This past Saturday night I met a room full of angels disguised as ordinary people. They looked and acted like ordinary people. They led ordinary lives. They came from Eau Claire and Augusta; from Winona and Tomah. Some came in wheel chairs and some carrying canes. Some were young but most had seen many summers. All of them had sacrificed to be there.
I met these angels in prison.
The occasion was the annual celebration of National Volunteer Week. I was privileged to be the keynote speaker for the evening. We were recognizing the contributions of 180 people who give their time and talent to the inmates at the Jackson Correctional Institute.
Many of the volunteers are part of the chapel services held at the prison. Most are of Christian faiths. Also represented are Jewish, Islamic, Pagan, Hindu and Native American traditions. The volunteers provide the religious services, studies and pastoral visits for inmates.
Other volunteers assist in Alcoholic Anonymous, Narcotics Anonymous and services to veterans. Most are over age 30 and many over age 55. A few volunteers have put in over 50 hours of service this past year. Some have been coming to the prison since it opened over ten years ago.
Two of the angels I met are the prison chaplains. These two men are remarkable in their commitment to bettering the lives of others. John Samuelson and Myron Olson have dedicated their lives to helping inmates learn to make wise choices and find the inner strength to change their lives.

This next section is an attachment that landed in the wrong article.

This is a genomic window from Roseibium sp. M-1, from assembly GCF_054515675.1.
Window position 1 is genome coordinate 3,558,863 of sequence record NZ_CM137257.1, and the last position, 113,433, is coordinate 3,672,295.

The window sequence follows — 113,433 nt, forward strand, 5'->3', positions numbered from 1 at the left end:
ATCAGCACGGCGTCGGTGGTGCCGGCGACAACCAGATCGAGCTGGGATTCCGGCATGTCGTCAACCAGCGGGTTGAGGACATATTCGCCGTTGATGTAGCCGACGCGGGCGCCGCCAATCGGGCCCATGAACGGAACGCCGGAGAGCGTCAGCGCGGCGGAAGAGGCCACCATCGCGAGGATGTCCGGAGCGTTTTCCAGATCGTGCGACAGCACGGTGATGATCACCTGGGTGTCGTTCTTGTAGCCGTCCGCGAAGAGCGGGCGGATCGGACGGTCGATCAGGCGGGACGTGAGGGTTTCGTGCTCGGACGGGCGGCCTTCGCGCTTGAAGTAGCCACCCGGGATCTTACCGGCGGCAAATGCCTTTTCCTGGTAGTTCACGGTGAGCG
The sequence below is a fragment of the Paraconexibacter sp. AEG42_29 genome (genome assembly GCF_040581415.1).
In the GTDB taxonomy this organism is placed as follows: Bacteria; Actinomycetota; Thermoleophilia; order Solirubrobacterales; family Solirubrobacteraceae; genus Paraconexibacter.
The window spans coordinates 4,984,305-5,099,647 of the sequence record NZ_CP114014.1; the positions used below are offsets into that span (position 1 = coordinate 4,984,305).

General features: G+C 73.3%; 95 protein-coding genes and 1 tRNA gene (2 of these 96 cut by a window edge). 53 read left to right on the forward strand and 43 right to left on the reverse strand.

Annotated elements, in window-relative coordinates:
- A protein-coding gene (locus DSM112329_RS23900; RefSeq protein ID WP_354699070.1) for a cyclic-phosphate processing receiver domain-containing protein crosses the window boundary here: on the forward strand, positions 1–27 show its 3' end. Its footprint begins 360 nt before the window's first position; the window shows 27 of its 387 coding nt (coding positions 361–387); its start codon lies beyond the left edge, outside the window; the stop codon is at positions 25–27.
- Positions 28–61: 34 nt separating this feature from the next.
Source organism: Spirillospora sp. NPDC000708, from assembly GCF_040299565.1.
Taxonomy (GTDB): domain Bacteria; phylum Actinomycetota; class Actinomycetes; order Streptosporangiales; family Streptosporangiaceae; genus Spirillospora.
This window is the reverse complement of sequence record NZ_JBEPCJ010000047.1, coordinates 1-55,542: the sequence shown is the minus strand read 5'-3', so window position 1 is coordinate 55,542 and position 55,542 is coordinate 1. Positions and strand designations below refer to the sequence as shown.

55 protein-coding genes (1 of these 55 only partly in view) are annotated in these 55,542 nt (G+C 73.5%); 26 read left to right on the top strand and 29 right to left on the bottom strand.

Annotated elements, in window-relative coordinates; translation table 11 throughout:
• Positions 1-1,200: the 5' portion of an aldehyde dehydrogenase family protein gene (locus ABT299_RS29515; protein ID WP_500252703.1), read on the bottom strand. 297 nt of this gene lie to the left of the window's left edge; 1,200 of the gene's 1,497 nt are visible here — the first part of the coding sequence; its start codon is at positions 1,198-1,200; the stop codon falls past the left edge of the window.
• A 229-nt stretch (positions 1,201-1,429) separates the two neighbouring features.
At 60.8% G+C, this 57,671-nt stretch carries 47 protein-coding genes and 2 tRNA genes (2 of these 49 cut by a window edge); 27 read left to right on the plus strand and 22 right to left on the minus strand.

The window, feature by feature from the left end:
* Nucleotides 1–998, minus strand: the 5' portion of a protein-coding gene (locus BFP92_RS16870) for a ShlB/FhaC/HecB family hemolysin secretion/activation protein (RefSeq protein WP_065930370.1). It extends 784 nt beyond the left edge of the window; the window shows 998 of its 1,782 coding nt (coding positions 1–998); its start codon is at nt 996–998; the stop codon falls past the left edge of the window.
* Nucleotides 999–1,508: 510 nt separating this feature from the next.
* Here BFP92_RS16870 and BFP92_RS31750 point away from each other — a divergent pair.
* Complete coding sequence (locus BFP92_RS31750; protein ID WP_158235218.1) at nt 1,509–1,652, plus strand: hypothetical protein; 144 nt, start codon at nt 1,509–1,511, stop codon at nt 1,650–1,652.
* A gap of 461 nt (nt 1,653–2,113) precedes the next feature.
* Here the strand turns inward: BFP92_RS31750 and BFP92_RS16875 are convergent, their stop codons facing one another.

No one can enter the prison and not be changed. Even if it is only a ten minute visit.
One of the volunteers came up to me after the event and shared how much she had been changed by her experience.
“These men have opened their hearts tonight and expressed their thanks to us,” she said. “But they have no idea how much they have given to us. To see their suffering and to know the troubles they have faced in their lives. I think ‘there but for the grace of God go I.’ Being a part of this program is truly a blessing in my life.”
When I talked with the volunteers, it was their compassion that moved me. Their values and their lives were different from the inmates. But they accepted the inmates without condoning the actions that brought these men to prison. They helped inmates learn to arrive at better decisions and learn the skills to be successful outside the prison walls.
In Wisconsin, ninety-five percent of our inmates will be released back into society. The angels I met – the ordinary people working miracles – help all of us. They are beginning the process of returning an offender to the community as a safe and law-abiding citizen. By offering a hand of friendship and understanding, they help sooth the bitterness and anger that often stands as an obstacle to successful reintegration.
This year twenty-seven percent of adults in the United States will volunteer, according to the Bureau of Labor Statistics. Since 1974, our country has recognized volunteers with a special week honoring their service.
I am convinced our world would fall apart if it were not for volunteers. There is simply no way we have the resources to begin to buy all of the services that volunteers provide.
Volunteers hold together the fabric of our communities: from the school to the library; from the church to the prison. Volunteers drive, cook, clean, teach, read, and garden. They paint the park bench and build the playground equipment.
And in the prison, volunteers throw their heart and soul into bringing light to the darkness and hope to the hopeless.
Thank you to all of the angels in disguise.